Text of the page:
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From James Taylor <jamestay...@apache.org>
Subject Re: Select dynamic column content
Date Thu, 08 Jan 2015 02:53:21 GMT
If the dynamic column approach with the cf.* feature (PHOENIX-374) meets
your needs, that's good feedback. FWIW, you would not need to create all
the views up front at schema creation time. You can create them
on-the-fly. All views share the same, single underlying HBase table, so no
HBase metadata operations would be performed when you create a new
view. Creating a new view more or less correspond to doing a Put of a few
rows in the SYSTEM.CATALOG table (the HBase table that holds your
metadata), so it's not an expensive/heavy-weight operation to create and
alter them (as it is with a typical RDBMS). Thanks to HBase, you can create
an "infinite" set of them.

Thanks,
James

On Wed, Jan 7, 2015 at 12:58 AM, Sumanta Gh <sumanta.gh@tcs.com> wrote:

> Thanks James for replying.
> The below example is really a smart way to map dynamic columns into static
> ones. I will implement the idea in another case.
> But I can not create these views at schema creation time and I really have
> an infinite set of values for event_type.
> Keeping a column for all dynamic column names in a cell is perhaps better
> solution for my case.
> Finally, I insist the community to provide an API similar to cf.* to solve
> this kind of issue with simplicity.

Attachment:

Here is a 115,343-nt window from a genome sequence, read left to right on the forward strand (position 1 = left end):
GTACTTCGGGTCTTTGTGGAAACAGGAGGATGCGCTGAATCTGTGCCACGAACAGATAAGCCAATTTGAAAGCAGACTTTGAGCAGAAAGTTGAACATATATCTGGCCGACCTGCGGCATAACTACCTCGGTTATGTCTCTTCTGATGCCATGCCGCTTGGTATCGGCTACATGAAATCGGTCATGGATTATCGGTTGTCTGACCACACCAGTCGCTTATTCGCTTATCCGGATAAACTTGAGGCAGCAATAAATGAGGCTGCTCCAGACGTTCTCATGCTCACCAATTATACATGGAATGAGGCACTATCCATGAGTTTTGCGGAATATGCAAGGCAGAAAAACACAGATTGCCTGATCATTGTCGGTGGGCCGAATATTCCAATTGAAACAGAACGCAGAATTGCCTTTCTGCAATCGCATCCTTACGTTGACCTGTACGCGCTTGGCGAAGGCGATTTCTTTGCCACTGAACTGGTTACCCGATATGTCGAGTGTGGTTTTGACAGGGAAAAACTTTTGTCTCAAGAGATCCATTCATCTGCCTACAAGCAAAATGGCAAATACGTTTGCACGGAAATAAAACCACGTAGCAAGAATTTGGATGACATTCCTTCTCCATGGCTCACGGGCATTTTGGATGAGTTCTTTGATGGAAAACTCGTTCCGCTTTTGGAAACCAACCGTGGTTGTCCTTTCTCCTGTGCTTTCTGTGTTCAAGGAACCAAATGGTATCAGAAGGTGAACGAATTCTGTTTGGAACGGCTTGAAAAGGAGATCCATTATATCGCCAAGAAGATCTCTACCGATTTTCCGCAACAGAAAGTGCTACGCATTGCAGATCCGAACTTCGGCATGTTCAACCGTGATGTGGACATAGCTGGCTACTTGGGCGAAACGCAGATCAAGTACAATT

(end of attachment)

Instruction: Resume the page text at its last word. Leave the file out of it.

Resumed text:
>
> Regards
> Sumanta
>
>
> -----James Taylor <jamestaylor@apache.org> wrote: -----
> To: user <user@phoenix.apache.org>
> From: James Taylor <jamestaylor@apache.org>
> Date: 01/07/2015 01:35PM
>
> Subject: Re: Select dynamic column content
>
> Hi Sumanta,
> Another alternative option is to leverage support for VIEWs in Phoenix (
> http://phoenix.apache.org/views.html). In many use cases I've seen where
> there are hundreds of sparse columns defined for a schema, there's a column
> that determines *which* sparse columns are applicable for a given row. An
> example would be a metric_event table in which an event_type column value
> defines which columns are associated with a given event_type. This might be
> modelled with a base table and a series of views like this:
>
> -- base table
> CREATE TABLE metric_event (
>     event_type CHAR(2),
>     event_id VARCHAR,
>     created_date DATE,
>     CONSTRAINT pk PRIMARY KEY (event_type, event_id));
>
> -- updatable view for garbage collection event
> CREATE VIEW gc_event( -- define columns specific to a GC event
>     duration BIGINT,
>     eden_space BIGINT,
>     survivor_space BIGINT,
>     ...)
> AS SELECT * FROM event WHERE event_type = 'GC'
>
> -- updatable view for IO event
> CREATE VIEW io_event( -- define columns specific to an IO event
>     io_wait_time BIGINT,
>     iops BIGINT,
>     read_workload INTEGER,
>     write_workload INTEGER,
>     ...)
> AS SELECT * FROM event WHERE event_type = 'IO'
>
> Using this approach, Phoenix will keep track of the columns each view for
> you so you don't have to. All views reside in the same HBase table (the one
> corresponding to your base table). When you do a SELECT * FROM io_event,
> you'll get back only those columns defined for that view plus the columns
> from the base table.
>
> A further orthogonal level of granularity allows you to define your base
> table as a MULTI_TENANT table and have each VIEW vary depending on the
> particular user (identified at connection time through a property). Just as
> with the scenario described above, each user may define different columns